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and will be attempted here by all who know whom they have believed. The song above is, "Unto him that loved us, and washed us from our sins in his own blood, and hath made us kings and priests unto God and his Father; to him be glory and dominion for ever and ever:" and it should be begun below. There, they are in full possession. Here, saints of the apostle's attainments have absolute certainty of complete salvation.

Believers, you have resigned your souls to Christ. He has received them. He will be faithful to his trust. The Lord is honoured. You are happy. Your enemies are foiled, and salvation is sure. Rejoice in the Lord. Again I say rejoice. You will never find the Redeemer's kindness decrease. The creatures are fickle. You can never be certain of finding them as you left them. You will always find him full of grace and truth. He is immutable, and rests in his love. He says (and you should believe it) "with everlasting kindness will I have mercy on you: the mountains shall depart, and the hills bet removed, but my kindness shall not depart from you." His gifts and callings are without repentance. If he frowns, it is because he loves you. All things shall work together for your good. Never distrust him. Rely on his word. Faithful is he that has promised. He has given grace, and he will give glory. You should do something for him, who has done so much for you. Walk worthy of him. Submit to his will. Put no harsh constructions on his conduct. Prize his ordinances. Press after communion with him. Commend him to others. Pray without ceasing for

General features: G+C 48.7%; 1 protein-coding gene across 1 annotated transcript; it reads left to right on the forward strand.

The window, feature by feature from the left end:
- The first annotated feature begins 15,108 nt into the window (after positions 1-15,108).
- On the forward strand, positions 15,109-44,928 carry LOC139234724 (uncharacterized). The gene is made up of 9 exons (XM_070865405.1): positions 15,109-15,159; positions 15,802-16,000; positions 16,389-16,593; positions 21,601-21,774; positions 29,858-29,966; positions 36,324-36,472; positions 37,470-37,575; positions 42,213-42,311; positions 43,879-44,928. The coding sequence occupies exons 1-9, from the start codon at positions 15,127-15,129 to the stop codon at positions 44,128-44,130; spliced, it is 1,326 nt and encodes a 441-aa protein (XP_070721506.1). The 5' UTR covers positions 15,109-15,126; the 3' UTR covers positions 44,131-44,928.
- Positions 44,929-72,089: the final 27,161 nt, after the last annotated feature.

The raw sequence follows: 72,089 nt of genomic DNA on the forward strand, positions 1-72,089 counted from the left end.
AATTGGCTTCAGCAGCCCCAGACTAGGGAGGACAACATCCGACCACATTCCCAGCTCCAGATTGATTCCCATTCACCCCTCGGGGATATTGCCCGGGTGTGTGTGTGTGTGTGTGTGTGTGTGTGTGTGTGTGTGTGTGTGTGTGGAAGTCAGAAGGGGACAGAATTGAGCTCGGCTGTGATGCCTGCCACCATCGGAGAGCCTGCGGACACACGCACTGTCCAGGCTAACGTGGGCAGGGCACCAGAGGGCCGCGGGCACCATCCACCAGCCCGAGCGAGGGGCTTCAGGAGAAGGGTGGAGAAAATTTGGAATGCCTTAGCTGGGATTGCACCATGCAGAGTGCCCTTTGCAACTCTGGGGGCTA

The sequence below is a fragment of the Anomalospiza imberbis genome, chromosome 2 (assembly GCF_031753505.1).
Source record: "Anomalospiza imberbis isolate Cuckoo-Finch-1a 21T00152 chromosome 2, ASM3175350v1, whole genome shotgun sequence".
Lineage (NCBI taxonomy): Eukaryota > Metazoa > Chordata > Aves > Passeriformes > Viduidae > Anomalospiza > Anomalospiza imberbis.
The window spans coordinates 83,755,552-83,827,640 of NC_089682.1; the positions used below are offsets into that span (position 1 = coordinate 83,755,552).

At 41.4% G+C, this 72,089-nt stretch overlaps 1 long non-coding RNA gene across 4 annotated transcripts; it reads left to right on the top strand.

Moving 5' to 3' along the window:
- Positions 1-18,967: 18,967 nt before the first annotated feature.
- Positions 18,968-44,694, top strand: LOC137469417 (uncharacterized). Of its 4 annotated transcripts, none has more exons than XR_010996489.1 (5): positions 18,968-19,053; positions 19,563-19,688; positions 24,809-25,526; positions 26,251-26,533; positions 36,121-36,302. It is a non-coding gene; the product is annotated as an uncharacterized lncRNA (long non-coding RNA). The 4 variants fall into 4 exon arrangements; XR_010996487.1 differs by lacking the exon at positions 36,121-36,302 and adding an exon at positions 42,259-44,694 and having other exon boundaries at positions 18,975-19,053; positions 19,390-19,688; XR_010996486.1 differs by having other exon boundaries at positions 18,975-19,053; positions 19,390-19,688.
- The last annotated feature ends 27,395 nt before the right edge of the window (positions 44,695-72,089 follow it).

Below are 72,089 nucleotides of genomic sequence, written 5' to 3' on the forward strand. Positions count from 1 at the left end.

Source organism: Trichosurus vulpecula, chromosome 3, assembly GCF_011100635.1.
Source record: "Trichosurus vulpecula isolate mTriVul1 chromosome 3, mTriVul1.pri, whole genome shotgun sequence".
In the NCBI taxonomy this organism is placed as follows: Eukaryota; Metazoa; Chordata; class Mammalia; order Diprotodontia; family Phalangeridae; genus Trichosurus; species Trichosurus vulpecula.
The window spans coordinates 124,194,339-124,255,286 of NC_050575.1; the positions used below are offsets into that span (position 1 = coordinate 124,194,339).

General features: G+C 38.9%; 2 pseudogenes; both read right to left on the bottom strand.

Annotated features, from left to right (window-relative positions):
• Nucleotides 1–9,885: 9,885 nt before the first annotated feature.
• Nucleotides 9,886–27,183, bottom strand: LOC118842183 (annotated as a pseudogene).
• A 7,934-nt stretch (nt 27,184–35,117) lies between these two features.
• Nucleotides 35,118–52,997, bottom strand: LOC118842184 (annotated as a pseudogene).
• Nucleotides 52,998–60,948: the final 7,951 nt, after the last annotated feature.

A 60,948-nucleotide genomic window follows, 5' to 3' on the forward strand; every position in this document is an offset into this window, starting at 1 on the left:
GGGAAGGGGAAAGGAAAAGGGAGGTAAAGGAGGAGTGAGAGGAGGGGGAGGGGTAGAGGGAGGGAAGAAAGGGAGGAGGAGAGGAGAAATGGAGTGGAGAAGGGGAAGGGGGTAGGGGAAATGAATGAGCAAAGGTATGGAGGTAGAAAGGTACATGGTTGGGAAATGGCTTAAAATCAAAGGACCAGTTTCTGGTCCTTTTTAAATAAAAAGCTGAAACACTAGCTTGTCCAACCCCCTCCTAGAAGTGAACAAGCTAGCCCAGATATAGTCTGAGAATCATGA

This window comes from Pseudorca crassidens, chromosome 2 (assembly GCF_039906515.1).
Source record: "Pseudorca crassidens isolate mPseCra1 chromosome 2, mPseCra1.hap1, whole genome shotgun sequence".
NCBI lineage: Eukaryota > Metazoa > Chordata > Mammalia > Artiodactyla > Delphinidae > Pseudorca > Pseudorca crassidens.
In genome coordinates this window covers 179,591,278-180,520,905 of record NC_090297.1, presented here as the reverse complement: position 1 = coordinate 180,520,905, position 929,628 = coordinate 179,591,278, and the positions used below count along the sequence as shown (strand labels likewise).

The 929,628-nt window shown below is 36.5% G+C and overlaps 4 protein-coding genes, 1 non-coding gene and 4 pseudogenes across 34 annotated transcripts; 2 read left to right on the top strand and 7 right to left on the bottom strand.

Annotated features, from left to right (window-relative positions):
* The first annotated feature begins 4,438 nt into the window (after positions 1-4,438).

the prosperity of his interest. Give him no rest till he make Jerusalem a praise in the earth. Be strong in faith. Trust him in views of every trial, and death itself. Comfort yourselves with those words, we shall be ever with the Lord; for he is able to keep that which we have committed to him.

And what are you to do with your souls, O sinners! The Redeemer has sought them, and you have refused. He beseeches you now to be reconciled. He stands and knocks, seeking access to your hearts. Will you always oppose his gracious design? Will you always destroy yourselves? What will you do in the hour of death? How can you dwell with everlasting burnings! Satan now lulls you asleep. Continuing in your sins, he will eternally upbraid and torment you. For the Lord's sake believe. Commend your souls to Christ without delay. Take the relief the Gospel offers. Cast yourselves at the Saviour's feet, and cry for mercy. Do not delay till you are better prepared. Come as you are. However great your sins may be, he will blot them out as a thick cloud. If you still refuse, there will be a melancholy and irremediable difference between you, and such as have resigned their souls to Christ in the important and critical hour of death. You will have nothing but a certain fearful looking for of judgment, and fiery indignation. They will gently fall asleep in Jesus, and enter into endless rest. Therefore mark, and timeously imitate the perfect man, and behold the upright, for the end of that man is peace; but the transgressors shall be destroyed together. Sinners, think on THAT DAY!



This is the word of the Lord unto Zerubbabel, saying, Not by might, nor by power, but by my Spirit, saith the Lord of hosts.